Northampton nets $1M+ in marijuana revenues

  • The exterior of New England Treatment Access, or NETA, is shown June 27, 2018 in Northampton.

Staff Writer
Published: 7/3/2019 10:42:58 PM

NORTHAMPTON – After reaping $737,331 in revenues from New England Treatment Access in March, the city has received a $1 million-plus windfall from the marijuana retailer on Conz Street.

The Department of Revenue delivered $530,589 in excise tax revenue to the city in June, representing three percent of the gross revenue from recreational marijuana sales at the dispensary in February, March and April.

NETA also delivered a $520,728 community impact fee check to the city in June, money that represents three percent of NETA’s gross recreational marijuana sales from January through March. NETA makes payments to the city quarterly and provides the community impact fee money as outlined in the company’s host community agreement with the city.

Mayor David Narkewicz said more time will be needed to reliably estimate revenues from recreational marijuana sales in Northampton, noting the limited number of retailers in the state today. There were nine retailers open in February, 13 in March and 17 in April across the state.

“We’re still talking about a small universe of retailers,” he said.

He also said it is challenging to make accurate revenue estimates until there are three to five years of data available.

The city’s excise tax revenue from NETA was $168,727.87 in January, $189,680.16 in February and $172,180.99 in March.

Unlike the excise tax money, the community impact fee money must be spent on items that offset the dispensary’s financial impact on the city, such as roads or law enforcement. The fee is part of the city’s five-year host community agreement with NETA, which opened for recreational marijuana sales last November. The company opened initially as a medical marijuana dispensary in 2015 and continues that business.

The City Council voted in May to set up a Marijuana Community Impact Fee Stabilization Fund, which will hold the community impact fee money. Upcoming payments will go into this fund and Narkewicz said that once the community impact fee money from the last two payments has been certified by the state, he will ask the council to transfer it into the fund.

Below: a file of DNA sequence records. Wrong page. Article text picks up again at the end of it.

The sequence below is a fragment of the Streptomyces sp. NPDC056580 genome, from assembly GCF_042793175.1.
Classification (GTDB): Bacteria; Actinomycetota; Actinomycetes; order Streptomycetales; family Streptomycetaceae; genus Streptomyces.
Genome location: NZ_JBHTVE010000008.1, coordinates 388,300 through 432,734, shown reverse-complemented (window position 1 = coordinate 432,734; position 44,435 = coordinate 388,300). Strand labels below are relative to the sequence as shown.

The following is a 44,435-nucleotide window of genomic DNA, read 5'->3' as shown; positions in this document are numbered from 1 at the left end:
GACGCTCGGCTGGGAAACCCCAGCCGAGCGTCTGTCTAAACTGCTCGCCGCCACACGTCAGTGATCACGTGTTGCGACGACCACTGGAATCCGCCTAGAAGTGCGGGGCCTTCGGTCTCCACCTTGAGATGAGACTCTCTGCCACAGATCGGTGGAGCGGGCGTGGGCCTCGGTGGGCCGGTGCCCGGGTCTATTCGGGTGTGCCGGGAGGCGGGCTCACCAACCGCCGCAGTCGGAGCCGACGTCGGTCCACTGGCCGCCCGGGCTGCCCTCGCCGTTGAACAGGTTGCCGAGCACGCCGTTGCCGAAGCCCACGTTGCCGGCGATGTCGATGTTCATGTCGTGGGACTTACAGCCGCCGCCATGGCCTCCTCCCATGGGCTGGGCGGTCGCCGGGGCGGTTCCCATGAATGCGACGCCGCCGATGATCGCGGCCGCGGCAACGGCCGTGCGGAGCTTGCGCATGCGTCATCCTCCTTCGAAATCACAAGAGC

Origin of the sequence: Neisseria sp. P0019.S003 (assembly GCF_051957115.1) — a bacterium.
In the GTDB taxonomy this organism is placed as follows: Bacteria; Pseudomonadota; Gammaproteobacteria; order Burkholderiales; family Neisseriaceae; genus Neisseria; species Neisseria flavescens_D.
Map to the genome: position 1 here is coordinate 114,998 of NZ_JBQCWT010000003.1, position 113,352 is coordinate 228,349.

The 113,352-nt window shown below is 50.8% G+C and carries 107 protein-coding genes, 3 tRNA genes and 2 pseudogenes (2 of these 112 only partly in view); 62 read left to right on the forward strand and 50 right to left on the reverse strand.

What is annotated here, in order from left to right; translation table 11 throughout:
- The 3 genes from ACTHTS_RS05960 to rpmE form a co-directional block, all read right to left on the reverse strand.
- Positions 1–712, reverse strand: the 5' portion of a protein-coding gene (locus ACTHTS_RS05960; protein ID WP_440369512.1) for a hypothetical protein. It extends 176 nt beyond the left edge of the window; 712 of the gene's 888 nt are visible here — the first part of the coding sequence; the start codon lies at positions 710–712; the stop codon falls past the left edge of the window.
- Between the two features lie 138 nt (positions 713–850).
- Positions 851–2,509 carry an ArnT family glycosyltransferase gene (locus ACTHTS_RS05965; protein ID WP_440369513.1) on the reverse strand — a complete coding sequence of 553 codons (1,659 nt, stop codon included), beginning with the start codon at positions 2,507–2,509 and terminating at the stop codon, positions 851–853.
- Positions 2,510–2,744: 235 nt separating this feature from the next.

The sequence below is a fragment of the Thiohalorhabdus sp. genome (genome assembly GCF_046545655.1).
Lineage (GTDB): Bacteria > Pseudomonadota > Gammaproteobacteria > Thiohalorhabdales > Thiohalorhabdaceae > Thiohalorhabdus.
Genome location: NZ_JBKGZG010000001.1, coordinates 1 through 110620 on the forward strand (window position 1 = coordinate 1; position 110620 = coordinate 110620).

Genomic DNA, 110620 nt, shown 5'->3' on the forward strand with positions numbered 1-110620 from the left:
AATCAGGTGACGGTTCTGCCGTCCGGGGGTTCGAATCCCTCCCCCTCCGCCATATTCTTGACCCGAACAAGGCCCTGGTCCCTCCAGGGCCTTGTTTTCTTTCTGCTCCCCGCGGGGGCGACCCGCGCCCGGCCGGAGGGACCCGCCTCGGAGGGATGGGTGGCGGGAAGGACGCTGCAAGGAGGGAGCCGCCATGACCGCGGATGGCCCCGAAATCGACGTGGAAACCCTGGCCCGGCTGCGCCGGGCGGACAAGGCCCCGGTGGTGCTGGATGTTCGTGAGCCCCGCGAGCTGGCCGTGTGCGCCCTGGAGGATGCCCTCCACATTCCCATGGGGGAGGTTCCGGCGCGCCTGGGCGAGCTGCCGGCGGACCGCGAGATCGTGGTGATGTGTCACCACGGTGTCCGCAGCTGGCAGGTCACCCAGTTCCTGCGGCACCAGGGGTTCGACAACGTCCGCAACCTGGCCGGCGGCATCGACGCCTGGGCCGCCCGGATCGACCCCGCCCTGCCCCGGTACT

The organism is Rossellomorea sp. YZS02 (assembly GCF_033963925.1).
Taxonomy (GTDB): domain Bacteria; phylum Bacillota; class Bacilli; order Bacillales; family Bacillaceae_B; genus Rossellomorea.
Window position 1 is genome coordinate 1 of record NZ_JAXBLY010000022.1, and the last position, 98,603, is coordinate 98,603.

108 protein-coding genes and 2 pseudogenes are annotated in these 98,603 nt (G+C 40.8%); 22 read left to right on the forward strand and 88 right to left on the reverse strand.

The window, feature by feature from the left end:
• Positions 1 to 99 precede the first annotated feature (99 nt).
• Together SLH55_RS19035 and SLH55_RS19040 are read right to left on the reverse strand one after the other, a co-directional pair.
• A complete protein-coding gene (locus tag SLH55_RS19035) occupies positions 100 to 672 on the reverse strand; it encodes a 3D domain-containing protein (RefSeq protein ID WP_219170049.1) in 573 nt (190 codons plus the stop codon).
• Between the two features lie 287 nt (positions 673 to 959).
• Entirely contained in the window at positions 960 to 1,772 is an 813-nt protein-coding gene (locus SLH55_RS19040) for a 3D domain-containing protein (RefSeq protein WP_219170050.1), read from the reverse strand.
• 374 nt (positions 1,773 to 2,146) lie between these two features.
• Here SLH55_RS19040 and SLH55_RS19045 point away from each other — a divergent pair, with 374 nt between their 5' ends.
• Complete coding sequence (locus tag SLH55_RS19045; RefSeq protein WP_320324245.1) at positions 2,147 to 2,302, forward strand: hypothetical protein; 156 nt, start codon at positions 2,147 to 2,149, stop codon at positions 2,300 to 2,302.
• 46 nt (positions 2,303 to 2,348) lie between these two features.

Northampton’s first quarterly revenues from NETA totaled $737,331.40, between the excise tax and community impact fee. The next payments to the city will be at the end of September.

The first two excise tax payments, because they were not factored into the city’s fiscal budget which ended June 30, will have to remain as what is called free cash, which the state Department of Revenue must certify before it is available for use.

“We couldn’t have built it into the FY 2019 budget,” said Narkewicz, saying that there was no way to accurately predict how much marijuana revenue the city would receive.

Narkewicz said that free cash is used for one-time expenses, such as capital improvements. The mayor did not say which capital improvements would be funded by the revenues generated by NETA’s marijuana sales, but he did say that it might result in the city borrowing less.

Future marijuana excise tax payments will be built into city budgets going forward. The current city budget, which began July 1, includes $1.2 million in marijuana tax money.

The mayor said that the state revenue department is encouraging communities to be conservative with their marijuana revenue estimates, and he noted that overestimating will result in a deficit. Any excess revenue beyond what is estimated will go into free cash.

The mayor said that, without factoring in the marijuana revenue, the city might have asked for a property tax override for the current fiscal year. Currently, the mayor intends to ask for an override for fiscal 2021 to renew the city’s fiscal stability plan.

“It forestalled it for one budget year,” he said of the new revenues from NETA.

Bera Dunau can be reached at bdunau@gazettenet.com




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